The lack of sympathy towards translators in Kosovo has been noticeable since the end of the war. One of the reasons why translators have been stigmatized in Kosovo since then is that they were mainly seen working with foreigners, and as a result of the preconception that “foreigners do not want to see us prosper,” translators were considered as collaborators.
Translators, and especially interpreters, are always in the shadows, in the background. They are often not considered as equals in meetings. They are often forced to suppress their beliefs and opinions, because their profession requires confidentiality, impartiality, ethics, honor, and so on. Furthermore, we must not forget that translating is an intellectual activity. To be a good translator one must know at least two languages and the respective terminologies, as well as have longstanding experience, as it is a very stressful job. It requires a great deal of responsibility. However, unfortunately this profession is derogated and underestimated. People prejudge that anyone could do this job.
Instead of treating this clique with kindness and utilizing it to achieve their great goals (since this clique also speaks the language of the “enemy”), members of the aforementioned organization are turning their back on this potential!
As I said above, I am a part of this clique.
Who are the commissars? What are commissars? This word sounds like something from films, TV series or novels related to criminology. I have no choice but to turn to the dictionary again to see what this word means. I am afraid that our dictionary (the old one) will give positive connotations to this word due to circumstances that we know by now. Let’s see… Initially, I did not find the word ‘commissar’ because in the statement it was spelled incorrectly. Could this mistake have been deliberate, and sarcastic?!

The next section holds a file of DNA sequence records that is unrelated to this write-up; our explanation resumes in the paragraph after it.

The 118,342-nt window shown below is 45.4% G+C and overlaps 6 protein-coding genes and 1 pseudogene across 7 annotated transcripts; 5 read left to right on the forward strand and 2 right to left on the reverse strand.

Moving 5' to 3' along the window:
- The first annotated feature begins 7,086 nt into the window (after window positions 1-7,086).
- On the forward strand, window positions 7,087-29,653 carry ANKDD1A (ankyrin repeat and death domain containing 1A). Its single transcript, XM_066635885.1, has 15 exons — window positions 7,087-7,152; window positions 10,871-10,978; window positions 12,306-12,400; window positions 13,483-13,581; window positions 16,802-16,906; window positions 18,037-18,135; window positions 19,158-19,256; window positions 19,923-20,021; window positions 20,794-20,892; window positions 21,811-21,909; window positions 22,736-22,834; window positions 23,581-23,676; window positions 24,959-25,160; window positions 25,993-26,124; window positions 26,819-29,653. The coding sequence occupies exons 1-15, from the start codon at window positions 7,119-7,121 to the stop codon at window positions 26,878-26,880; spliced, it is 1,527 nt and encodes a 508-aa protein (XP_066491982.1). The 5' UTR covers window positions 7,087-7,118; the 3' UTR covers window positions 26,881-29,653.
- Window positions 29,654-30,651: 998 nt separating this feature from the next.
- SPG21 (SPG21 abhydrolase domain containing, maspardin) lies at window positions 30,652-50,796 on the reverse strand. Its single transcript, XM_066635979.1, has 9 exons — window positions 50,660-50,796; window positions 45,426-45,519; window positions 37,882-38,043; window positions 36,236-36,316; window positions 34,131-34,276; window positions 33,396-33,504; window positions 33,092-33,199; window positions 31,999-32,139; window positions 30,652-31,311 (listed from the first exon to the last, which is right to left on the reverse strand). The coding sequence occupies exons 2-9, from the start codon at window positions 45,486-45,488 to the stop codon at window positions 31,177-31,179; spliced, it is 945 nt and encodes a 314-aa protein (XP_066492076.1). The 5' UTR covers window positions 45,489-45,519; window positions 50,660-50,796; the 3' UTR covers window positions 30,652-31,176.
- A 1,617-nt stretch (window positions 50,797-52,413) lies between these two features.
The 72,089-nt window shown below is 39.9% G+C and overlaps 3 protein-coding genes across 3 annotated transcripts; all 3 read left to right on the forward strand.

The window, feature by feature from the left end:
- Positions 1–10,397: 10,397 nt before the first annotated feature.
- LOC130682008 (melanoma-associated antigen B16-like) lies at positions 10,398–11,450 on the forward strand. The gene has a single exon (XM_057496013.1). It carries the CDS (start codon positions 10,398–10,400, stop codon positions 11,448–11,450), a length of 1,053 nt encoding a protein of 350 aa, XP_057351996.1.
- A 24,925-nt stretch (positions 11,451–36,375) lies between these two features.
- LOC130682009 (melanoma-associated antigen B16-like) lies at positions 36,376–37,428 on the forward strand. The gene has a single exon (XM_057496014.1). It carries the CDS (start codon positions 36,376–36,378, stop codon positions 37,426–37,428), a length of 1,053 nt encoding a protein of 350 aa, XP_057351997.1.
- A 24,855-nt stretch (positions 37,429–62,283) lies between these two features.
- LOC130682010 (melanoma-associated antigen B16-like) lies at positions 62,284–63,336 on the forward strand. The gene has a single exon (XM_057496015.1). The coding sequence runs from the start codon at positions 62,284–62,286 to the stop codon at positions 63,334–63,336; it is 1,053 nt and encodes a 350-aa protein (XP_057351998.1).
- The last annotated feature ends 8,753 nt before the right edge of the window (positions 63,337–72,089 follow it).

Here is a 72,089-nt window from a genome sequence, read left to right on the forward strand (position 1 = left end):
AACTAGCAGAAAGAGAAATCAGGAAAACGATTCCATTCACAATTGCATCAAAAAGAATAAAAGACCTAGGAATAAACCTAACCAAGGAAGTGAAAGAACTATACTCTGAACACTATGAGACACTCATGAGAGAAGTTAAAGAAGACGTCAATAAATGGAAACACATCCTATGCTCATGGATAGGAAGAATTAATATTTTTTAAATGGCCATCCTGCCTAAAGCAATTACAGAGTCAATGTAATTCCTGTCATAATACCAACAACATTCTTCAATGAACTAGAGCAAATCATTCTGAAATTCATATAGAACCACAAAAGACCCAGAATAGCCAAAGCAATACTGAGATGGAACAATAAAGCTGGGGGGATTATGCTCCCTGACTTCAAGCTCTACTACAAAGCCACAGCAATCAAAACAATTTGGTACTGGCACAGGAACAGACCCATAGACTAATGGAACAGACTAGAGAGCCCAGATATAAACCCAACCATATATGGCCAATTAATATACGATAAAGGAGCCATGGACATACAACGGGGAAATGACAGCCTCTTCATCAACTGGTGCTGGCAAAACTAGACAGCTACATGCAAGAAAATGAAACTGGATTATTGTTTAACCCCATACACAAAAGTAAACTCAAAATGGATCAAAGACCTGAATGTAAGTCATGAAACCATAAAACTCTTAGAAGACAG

The dictionary reads:
Head of political duties within a military unit, primarily responsible in command, and one that deals with political and military education. Political commissar. Red commissar (partisan). Unit commissar (of a battalion, brigade, division).
Since this word has military connotations, I will refrain and surrender. I consider myself to be unable to explicate and find the meaning of what was meant to be said with this word. Maybe since Levizja Vetevendosje is a social democratic party. Maybe because it opposes right wing policies. Who knows…
Ultimately and unfortunately, many statements made by politicians, organizations and associations in Kosovo often, deliberately or not, contain language that is offensive towards a wide stratum of the population. They make a mistake whenever they start off on the premise that the people are uneducated, that they don’t understand, that those words were not directed towards them, and so on.
It is regretful that such a statement maltreats the respective occupations of a big part of society. Moreover, it is regretful that this maltreatment is committed by an organization that should normally represent the ideal of the people, including waiters, translators, manual laborers and anyone else who works honorably, for freedom and independence.
I do not regret choosing this profession at all. And you, what do you stand for?!
Feature image: Majlinda Hoxha / K2.0.